AM’s debate increase in numbers receiving Universal Credit and using foodbanks

EVIDENCE from frontline food aid providers across the UK reveals that the rollout of Universal Credit is currently causing hardship for vulnerable people, and putting pressure on emergency food supplies.

Both the National Audit Office and The Trussell Trust’s foodbank network, which has seen a 52% average increase in foodbank use in areas after 12 months of full Universal Credit rollout, have raised concerns about increased pressure on frontline charities following the rollout of the new benefits system.

Carmarthenshire is among one of the areas where the new system has appeared to have caused more problems than it has solved.

Speaking at First Minister’s Questions yesterday, Tuesday (Sep 18) at the Senedd Joyce Watson AM said that she had arranged a ‘poverty round table’ during the summer in Carmarthenshire where representatives of the Trussell Trust were present. She said: “There has been a 13% increase in the number of people in receipt of Universal Credit in Carmarthenshire. We all know 1 in 4 people falling into debt because they haven’t received their first payment on time and that 4 in 10 people struggle to pay council tax, rent and bills. Many have claimed that they have fallen into more debt due to the new system.”

Llanelli Food bank is one of the many in the UK who have seen an increase in the use of their services.

Opened in 2011, last year the food bank provided 3,084 three-day emergency food supplies to people in crisis.

Universal Credit is a monthly payment for people who are either unemployed or low income workers. It also includes financial support for sickness, disability, housing and children.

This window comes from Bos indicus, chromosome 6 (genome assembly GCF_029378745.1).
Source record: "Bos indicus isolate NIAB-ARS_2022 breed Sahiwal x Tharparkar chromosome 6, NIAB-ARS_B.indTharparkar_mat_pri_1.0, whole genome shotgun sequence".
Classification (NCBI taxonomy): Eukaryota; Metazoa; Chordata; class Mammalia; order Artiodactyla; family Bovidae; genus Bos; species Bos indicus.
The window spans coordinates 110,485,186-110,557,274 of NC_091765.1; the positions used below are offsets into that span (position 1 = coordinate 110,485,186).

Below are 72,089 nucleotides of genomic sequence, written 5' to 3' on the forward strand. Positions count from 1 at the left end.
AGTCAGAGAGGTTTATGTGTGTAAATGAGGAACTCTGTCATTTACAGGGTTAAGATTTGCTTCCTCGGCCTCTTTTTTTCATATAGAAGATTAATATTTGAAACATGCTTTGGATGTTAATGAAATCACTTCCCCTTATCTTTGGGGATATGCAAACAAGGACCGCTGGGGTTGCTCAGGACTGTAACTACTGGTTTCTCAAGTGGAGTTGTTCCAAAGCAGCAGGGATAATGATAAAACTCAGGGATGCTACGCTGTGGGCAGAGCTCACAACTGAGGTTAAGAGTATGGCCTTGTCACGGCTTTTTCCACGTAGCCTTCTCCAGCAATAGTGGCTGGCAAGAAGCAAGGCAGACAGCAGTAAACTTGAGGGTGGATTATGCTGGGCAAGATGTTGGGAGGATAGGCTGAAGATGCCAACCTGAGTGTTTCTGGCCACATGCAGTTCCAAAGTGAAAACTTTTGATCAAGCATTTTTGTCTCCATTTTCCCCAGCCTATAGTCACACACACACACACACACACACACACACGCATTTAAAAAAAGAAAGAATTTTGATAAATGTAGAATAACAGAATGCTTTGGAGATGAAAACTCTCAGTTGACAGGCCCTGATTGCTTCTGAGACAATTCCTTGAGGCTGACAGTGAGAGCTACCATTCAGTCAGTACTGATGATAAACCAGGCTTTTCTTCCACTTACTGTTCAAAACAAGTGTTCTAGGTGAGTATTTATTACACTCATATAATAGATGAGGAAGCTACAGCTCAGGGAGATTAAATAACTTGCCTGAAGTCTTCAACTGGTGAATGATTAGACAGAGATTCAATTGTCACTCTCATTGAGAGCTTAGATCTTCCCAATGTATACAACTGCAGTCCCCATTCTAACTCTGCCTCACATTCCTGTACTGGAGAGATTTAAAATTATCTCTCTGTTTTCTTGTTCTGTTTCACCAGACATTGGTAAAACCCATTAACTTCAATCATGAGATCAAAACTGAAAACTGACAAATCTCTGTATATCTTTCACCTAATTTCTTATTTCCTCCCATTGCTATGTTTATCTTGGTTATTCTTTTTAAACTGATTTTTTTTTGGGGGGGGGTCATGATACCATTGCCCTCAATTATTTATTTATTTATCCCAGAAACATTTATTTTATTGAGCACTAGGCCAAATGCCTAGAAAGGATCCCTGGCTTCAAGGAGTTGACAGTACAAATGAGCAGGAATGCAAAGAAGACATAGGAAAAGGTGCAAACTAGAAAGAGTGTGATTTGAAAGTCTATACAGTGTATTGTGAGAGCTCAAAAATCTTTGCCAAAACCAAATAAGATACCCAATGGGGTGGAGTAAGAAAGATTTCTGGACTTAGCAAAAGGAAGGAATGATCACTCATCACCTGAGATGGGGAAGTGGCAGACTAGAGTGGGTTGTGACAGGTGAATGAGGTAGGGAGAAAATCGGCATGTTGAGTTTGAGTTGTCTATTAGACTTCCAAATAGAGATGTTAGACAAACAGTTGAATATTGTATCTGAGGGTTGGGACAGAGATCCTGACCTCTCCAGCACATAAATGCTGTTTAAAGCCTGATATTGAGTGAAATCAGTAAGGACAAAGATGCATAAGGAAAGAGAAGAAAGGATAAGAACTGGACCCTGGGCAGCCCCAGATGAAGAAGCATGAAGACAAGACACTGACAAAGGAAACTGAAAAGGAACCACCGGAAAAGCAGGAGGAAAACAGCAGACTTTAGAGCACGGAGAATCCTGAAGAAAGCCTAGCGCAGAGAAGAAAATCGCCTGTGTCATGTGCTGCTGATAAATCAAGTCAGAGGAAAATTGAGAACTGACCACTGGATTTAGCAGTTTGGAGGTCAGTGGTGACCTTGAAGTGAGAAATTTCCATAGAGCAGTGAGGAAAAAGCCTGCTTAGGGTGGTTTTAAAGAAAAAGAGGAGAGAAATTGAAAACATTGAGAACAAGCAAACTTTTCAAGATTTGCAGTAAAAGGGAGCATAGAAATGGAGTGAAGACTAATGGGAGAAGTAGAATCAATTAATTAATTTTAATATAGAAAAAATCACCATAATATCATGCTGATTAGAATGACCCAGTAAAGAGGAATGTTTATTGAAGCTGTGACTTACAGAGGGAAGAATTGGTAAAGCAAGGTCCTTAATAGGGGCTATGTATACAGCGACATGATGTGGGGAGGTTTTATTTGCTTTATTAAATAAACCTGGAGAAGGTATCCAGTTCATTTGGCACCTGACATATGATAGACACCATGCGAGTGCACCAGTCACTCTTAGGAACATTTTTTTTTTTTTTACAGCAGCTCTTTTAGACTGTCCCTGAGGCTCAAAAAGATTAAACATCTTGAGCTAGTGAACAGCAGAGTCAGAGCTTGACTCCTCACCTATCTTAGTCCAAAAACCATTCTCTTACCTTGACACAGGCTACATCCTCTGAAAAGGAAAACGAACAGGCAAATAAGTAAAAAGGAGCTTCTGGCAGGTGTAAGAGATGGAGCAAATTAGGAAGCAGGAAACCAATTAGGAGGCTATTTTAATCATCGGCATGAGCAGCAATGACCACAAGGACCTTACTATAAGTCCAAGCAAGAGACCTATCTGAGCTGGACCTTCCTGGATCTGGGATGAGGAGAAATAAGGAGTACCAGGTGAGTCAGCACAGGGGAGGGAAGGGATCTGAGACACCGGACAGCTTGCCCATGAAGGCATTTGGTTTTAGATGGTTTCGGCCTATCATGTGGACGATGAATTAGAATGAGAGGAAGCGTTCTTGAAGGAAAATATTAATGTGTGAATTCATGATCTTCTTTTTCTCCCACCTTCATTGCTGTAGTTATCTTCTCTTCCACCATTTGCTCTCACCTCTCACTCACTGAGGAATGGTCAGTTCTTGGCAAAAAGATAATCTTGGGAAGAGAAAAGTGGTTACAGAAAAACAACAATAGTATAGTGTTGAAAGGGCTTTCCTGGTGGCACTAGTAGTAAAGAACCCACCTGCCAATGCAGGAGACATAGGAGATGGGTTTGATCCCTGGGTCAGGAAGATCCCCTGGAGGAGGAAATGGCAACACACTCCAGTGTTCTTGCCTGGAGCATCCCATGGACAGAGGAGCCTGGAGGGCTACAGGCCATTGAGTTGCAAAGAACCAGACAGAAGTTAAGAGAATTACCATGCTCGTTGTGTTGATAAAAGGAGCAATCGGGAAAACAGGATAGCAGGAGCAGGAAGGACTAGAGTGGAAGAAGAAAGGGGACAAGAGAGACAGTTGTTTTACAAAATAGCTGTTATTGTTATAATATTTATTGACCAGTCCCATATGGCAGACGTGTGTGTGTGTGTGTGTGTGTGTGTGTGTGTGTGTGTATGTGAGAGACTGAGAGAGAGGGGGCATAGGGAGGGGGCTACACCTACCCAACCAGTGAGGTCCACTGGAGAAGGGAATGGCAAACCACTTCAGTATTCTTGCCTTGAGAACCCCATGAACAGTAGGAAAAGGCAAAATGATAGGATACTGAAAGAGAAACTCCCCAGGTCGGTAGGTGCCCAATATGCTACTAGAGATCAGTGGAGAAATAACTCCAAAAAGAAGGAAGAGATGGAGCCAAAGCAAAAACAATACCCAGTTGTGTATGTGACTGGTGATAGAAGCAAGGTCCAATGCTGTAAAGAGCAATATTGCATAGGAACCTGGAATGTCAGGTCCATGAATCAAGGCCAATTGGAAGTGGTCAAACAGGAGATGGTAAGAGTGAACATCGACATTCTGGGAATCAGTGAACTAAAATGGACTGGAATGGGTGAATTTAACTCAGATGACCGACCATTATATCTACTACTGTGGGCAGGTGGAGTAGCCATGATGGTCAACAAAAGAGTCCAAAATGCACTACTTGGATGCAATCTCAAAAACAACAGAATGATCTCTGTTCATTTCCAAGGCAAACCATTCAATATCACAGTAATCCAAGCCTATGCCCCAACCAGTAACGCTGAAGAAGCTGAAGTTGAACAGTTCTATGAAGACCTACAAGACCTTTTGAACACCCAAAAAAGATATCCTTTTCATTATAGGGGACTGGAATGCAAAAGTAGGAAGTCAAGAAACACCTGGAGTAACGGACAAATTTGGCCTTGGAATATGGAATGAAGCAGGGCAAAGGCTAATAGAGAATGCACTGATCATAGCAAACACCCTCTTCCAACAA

Businesses, unions and charities have been demanding a rethink of how Universal Credit works, claiming that it might cost some self-employed people large sums of money each year whilst damaging entrepreneurship.

Growing pressure: Food banks

In February 2018, Llanelli MP Nia Griffith highlighted that Universal Credit is ‘a problem for us all’ and that there should be a ‘real living wage’.

She said: “The truth is that the taxpayer is very often subsidising the low wages of employers, some of whom are corporate giants off-shoring profits.

Call for a real ‘living wage’: Nia Grifith MP

“That’s why we need a real living wage – one that people can actually live on and is paid not just to the over-25s but to workers from the age of 18. That is the real way to make work pay, which is supposed to be part of the rationale of Universal Credit.”

She continued: “So let’s put Universal Credit in context… a context of cuts that have seen an unprecedented growth in the use of food banks. These cuts have not just harmed families, but also the wider local economy.”

Yesterday, Tuesday (Sep 18) Joyce Watson questioned the First Minister Carwyn Jones on what Labour was doing about universal credit in Wales.

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She asked: “What assessment has the Welsh Government made with universal credit in Wales?

Backing the new system: First Minister Carwyn Jones

The FM responded: “The UK Government is persisting with its rollout and the national findings on universal credit. I highlight many issues which we have raised with the UK government.”

Joyce Watson AM then said that demand for food parcels has increased by 52%.

She continued to say: “Disability rights UK said  ‘given the dire state of the universal credit system we find it beyond belief, that a responsible Government would intend carry on migrating people into a system which clearly doesn’t work’.

Questioning what Welsh Government are doing to support her constituents: Joyce Watson AM

She continued: “What in the meantime is the Welsh Government doing to support my constituents who are in receipt of universal credit and those who find themselves in that situation shortly?”

The First Minister replied: “We remain committed to make sure the most vulnerable people in our society have access to free and independent advice on social welfare law issues, including debt, welfare and money management through our financial inclusion work.

“We provide around £6 million a year which is used to fund projects which deliver advice services within all 22 of our local authority areas.

“We know that funding is making a difference to people’s lives. During last year between April 2017 and March 2018 of last year, a report showed that over 73,000 people were helped with access to over 53 million pounds of welfare benefit in government for people supported.

“I know that universal credit advice events have taken place across several areas around Wales.”

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